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How to Make an Impression During a Job Interview

Nothing feels better than walking out of a job interview that went well. To nail an interview, you have to cover the basics. You've probably heard most of these before, but it never hurts to review. Soak in these tips to make an impression during your next job interview.

Time is of the Essence

Be on time, be on time and be on time again. If you show up even a minute or two late, it will reflect negatively on you, either in the sense that you are not that reliable or didn't see the interview as important. You should plan on being there at least 10 minutes early, so preparing ahead of time will help you make sure this happens. Know exactly where you are going and how long it will take to get there.

Dress for Success

You have total control over this step, and you should use that fact to your advantage. Dressing appropriately for the job for which you are interviewing is critical. If you show up extremely under-dressed for the position, they may not take you seriously as a candidate and might think you are not taking the interview seriously.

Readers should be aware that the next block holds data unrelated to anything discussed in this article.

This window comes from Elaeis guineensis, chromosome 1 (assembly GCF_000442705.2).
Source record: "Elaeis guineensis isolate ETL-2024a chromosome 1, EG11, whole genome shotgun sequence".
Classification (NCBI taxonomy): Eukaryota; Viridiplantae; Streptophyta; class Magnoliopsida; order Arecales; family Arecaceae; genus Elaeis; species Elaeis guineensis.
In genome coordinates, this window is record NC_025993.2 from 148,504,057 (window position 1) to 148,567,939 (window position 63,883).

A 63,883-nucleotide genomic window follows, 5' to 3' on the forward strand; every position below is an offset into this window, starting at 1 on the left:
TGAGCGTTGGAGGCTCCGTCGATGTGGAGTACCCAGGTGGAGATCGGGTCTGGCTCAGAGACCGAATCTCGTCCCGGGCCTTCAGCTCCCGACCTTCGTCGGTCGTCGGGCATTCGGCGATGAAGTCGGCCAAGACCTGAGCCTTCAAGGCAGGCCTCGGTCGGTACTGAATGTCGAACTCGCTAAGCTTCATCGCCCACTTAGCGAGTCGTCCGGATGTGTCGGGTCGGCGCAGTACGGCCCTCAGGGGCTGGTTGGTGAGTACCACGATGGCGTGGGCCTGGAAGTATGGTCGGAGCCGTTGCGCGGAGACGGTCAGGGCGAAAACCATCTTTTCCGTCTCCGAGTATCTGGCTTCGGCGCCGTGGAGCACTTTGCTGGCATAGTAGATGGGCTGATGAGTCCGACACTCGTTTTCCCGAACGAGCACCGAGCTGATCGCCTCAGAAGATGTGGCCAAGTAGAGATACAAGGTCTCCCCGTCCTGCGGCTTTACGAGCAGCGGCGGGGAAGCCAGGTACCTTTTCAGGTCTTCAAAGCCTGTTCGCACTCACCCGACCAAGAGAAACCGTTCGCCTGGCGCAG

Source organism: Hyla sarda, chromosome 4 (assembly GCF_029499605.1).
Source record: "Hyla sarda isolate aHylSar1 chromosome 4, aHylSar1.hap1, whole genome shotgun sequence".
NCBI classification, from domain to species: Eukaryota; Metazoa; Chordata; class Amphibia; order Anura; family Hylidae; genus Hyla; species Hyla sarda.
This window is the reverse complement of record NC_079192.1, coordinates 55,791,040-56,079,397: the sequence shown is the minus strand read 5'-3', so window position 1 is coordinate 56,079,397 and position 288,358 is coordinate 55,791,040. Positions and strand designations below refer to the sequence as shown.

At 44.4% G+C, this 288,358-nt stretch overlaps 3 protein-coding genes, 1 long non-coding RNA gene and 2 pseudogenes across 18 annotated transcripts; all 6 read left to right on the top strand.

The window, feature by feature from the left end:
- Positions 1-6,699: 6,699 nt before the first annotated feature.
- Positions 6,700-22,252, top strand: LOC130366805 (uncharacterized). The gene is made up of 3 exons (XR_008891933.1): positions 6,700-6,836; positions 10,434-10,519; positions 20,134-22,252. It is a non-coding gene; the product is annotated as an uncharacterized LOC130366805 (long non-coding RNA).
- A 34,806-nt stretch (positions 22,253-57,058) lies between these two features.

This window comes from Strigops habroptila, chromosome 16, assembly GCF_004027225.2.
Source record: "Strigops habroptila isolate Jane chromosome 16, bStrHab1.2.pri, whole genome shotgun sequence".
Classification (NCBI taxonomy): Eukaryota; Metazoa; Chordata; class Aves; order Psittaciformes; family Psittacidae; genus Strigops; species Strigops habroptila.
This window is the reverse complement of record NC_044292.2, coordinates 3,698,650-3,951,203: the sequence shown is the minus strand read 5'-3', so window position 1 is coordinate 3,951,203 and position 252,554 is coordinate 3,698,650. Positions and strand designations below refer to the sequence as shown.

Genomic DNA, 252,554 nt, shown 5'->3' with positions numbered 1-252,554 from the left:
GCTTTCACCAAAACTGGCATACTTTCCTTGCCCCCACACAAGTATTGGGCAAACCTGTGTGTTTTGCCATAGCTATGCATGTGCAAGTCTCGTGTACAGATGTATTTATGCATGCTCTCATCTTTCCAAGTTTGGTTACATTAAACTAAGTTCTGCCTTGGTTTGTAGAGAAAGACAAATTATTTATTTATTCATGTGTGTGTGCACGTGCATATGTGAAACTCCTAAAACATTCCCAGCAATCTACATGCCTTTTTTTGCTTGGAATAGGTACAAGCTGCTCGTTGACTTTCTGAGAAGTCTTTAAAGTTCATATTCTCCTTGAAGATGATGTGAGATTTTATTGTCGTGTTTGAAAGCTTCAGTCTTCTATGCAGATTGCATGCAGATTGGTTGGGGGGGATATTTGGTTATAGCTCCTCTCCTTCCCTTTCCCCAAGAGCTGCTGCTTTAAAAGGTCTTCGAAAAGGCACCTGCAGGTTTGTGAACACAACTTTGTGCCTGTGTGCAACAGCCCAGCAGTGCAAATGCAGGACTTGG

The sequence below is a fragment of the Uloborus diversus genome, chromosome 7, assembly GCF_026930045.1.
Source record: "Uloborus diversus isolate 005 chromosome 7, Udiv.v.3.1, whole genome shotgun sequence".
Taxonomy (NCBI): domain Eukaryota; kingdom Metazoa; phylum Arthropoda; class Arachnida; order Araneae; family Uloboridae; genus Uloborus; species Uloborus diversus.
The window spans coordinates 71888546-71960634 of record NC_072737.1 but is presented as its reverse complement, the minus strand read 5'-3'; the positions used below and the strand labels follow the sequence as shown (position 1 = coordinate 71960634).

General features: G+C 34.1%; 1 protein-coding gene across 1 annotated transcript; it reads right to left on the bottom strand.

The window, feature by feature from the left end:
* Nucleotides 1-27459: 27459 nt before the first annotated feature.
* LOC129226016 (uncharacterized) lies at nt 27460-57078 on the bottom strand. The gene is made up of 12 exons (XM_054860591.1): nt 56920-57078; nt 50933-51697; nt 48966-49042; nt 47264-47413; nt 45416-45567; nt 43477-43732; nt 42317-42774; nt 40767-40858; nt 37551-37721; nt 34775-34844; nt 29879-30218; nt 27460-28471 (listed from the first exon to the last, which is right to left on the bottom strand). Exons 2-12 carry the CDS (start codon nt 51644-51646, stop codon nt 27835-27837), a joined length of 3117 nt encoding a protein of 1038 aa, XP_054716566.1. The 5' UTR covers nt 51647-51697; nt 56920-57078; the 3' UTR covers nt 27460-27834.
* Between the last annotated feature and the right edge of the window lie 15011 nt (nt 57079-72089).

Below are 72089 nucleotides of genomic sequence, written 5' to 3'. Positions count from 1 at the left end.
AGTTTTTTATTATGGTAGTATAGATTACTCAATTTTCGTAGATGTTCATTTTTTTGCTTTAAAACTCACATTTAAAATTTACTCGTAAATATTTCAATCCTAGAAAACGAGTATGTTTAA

Be Prepared

Print out your resume and any other paperwork that you might need for your interview the night before. This will keep you from rushing around at the last minute trying to figure out what you need. Also, you should have an idea of what you want to ask or say to your interviewer. Showing that you have an interest and are knowledgeable about the organization will go a long way. Research the company thoroughly beforehand.

Use Proper Speech

Interviewers are trained to feel you out, and they expect you to use proper speech. Lose any slang you normally utilize and only carry your professional language skills in with you. Likewise, try to minimize or eliminate any filler words such as uh and um. It is okay to be nervous, but try your best to impress the interviewer with your communication skills, since they are important for most jobs.

It Isn't Over 'Til it's Over

Just because you've stood up from the desk and shook the interviewer's hand doesn't mean the interview process is over. You should keep your cellphone in your pocket until you make it to your car. You will most likely want to share the news about how your interview went, but the right time and place to do that is not on the premises. You never know who will be walking down the hall, riding in the elevator or even sitting outside on break, overhearing everything you have to say. Don't say anything that will ruin all the hard work that went into your job interview.